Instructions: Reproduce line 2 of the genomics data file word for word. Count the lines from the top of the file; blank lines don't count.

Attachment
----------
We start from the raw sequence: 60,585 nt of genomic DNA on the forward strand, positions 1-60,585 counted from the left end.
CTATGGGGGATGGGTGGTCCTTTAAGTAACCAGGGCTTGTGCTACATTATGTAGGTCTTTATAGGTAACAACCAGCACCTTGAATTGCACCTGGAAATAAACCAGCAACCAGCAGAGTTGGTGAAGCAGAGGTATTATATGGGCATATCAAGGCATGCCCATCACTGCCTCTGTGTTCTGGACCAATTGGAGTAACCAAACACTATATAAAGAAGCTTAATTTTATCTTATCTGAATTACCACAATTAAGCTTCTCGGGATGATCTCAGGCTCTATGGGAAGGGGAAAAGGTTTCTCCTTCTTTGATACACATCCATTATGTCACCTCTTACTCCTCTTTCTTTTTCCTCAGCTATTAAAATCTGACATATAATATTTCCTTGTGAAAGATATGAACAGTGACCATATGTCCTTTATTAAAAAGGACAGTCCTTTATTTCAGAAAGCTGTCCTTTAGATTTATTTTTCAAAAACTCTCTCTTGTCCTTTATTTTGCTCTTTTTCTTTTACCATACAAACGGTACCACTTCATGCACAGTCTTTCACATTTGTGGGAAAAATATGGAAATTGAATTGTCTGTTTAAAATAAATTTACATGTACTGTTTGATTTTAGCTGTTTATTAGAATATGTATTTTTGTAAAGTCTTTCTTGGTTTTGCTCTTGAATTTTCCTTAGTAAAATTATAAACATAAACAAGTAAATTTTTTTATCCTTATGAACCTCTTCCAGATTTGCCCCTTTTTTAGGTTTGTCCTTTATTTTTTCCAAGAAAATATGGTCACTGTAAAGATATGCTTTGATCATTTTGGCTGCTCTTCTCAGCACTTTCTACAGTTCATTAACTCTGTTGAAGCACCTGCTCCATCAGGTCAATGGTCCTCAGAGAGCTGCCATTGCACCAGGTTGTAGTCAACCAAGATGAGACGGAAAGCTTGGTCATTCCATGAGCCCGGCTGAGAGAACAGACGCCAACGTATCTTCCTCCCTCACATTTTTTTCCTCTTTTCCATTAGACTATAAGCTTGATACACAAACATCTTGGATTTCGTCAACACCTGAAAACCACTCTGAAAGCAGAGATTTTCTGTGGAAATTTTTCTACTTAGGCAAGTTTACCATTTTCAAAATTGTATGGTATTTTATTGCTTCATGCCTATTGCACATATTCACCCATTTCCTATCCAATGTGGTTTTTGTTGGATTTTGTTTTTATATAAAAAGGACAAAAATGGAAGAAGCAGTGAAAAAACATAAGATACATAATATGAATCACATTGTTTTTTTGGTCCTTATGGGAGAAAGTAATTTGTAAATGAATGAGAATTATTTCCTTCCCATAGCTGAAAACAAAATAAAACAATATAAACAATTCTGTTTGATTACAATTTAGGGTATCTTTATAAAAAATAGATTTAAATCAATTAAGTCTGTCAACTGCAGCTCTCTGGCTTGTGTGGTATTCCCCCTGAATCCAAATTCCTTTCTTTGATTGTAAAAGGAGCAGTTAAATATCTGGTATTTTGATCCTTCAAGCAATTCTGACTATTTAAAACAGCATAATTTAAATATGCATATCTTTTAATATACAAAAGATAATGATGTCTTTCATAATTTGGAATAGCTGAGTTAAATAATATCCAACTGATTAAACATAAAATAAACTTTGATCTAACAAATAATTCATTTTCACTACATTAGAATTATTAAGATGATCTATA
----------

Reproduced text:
CTATGGGGGATGGGTGGTCCTTTAAGTAACCAGGGCTTGTGCTACATTATGTAGGTCTTTATAGGTAACAACCAGCACCTTGAATTGCACCTGGAAATAAACCAGCAACCAGCAGAGTTGGTGAAGCAGAGGTATTATATGGGCATATCAAGGCATGCCCATCACTGCCTCTGTGTTCTGGACCAATTGGAGTAACCAAACACTATATAAAGAAGCTTAATTTTATCTTATCTGAATTACCACAATTAAGCTTCTCGGGATGATCTCAGGCTCTATGGGAAGGGGAAAAGGTTTCTCCTTCTTTGATACACATCCATTATGTCACCTCTTACTCCTCTTTCTTTTTCCTCAGCTATTAAAATCTGACATATAATATTTCCTTGTGAAAGATATGAACAGTGACCATATGTCCTTTATTAAAAAGGACAGTCCTTTATTTCAGAAAGCTGTCCTTTAGATTTATTTTTCAAAAACTCTCTCTTGTCCTTTATTTTGCTCTTTTTCTTTTACCATACAAACGGTACCACTTCATGCACAGTCTTTCACATTTGTGGGAAAAATATGGAAATTGAATTGTCTGTTTAAAATAAATTTACATGTACTGTTTGATTTTAGCTGTTTATTAGAATATGTATTTTTGTAAAGTCTTTCTTGGTTTTGCTCTTGAATTTTCCTTAGTAAAATTATAAACATAAACAAGTAAATTTTTTTATCCTTATGAACCTCTTCCAGATTTGCCCCTTTTTTAGGTTTGTCCTTTATTTTTTCCAAGAAAATATGGTCACTGTAAAGATATGCTTTGATCATTTTGGCTGCTCTTCTCAGCACTTTCTACAGTTCATTAACTCTGTTGAAGCACCTGCTCCATCAGGTCAATGGTCCTCAGAGAGCTGCCATTGCACCAGGTTGTAGTCAACCAAGATGAGACGGAAAGCTTGGTCATTCCATGAGCCCGGCTGAGAGAACAGACGCCAACGTATCTTCCTCCCTCACATTTTTTTCCTCTTTTCCATTAGACTATAAGCTTGATACACAAACATCTTGGATTTCGTCAACACCTGAAAACCACTCTGAAAGCAGAGATTTTCTGTGGAAATTTTTCTACTTAGGCAAGTTTACCATTTTCAAAATTGTATGGTATTTTATTGCTTCATGCCTATTGCACATATTCACCCATTTCCTATCCAATGTGGTTTTTGTTGGATTTTGTTTTTATATAAAAAGGACAAAAATGGAAGAAGCAGTGAAAAAACATAAGATACATAATATGAATCACATTGTTTTTTTGGTCCTTATGGGAGAAAGTAATTTGTAAATGAATGAGAATTATTTCCTTCCCATAGCTGAAAACAAAATAAAACAATATAAACAATTCTGTTTGATTACAATTTAGGGTATCTTTATAAAAAATAGATTTAAATCAATTAAGTCTGTCAACTGCAGCTCTCTGGCTTGTGTGGTATTCCCCCTGAATCCAAATTCCTTTCTTTGATTGTAAAAGGAGCAGTTAAATATCTGGTATTTTGATCCTTCAAGCAATTCTGACTATTTAAAACAGCATAATTTAAATATGCATATCTTTTAATATACAAAAGATAATGATGTCTTTCATAATTTGGAATAGCTGAGTTAAATAATATCCAACTGATTAAACATAAAATAAACTTTGATCTAACAAATAATTCATTTTCACTACATTAGAATTATTAAGATGATCTATA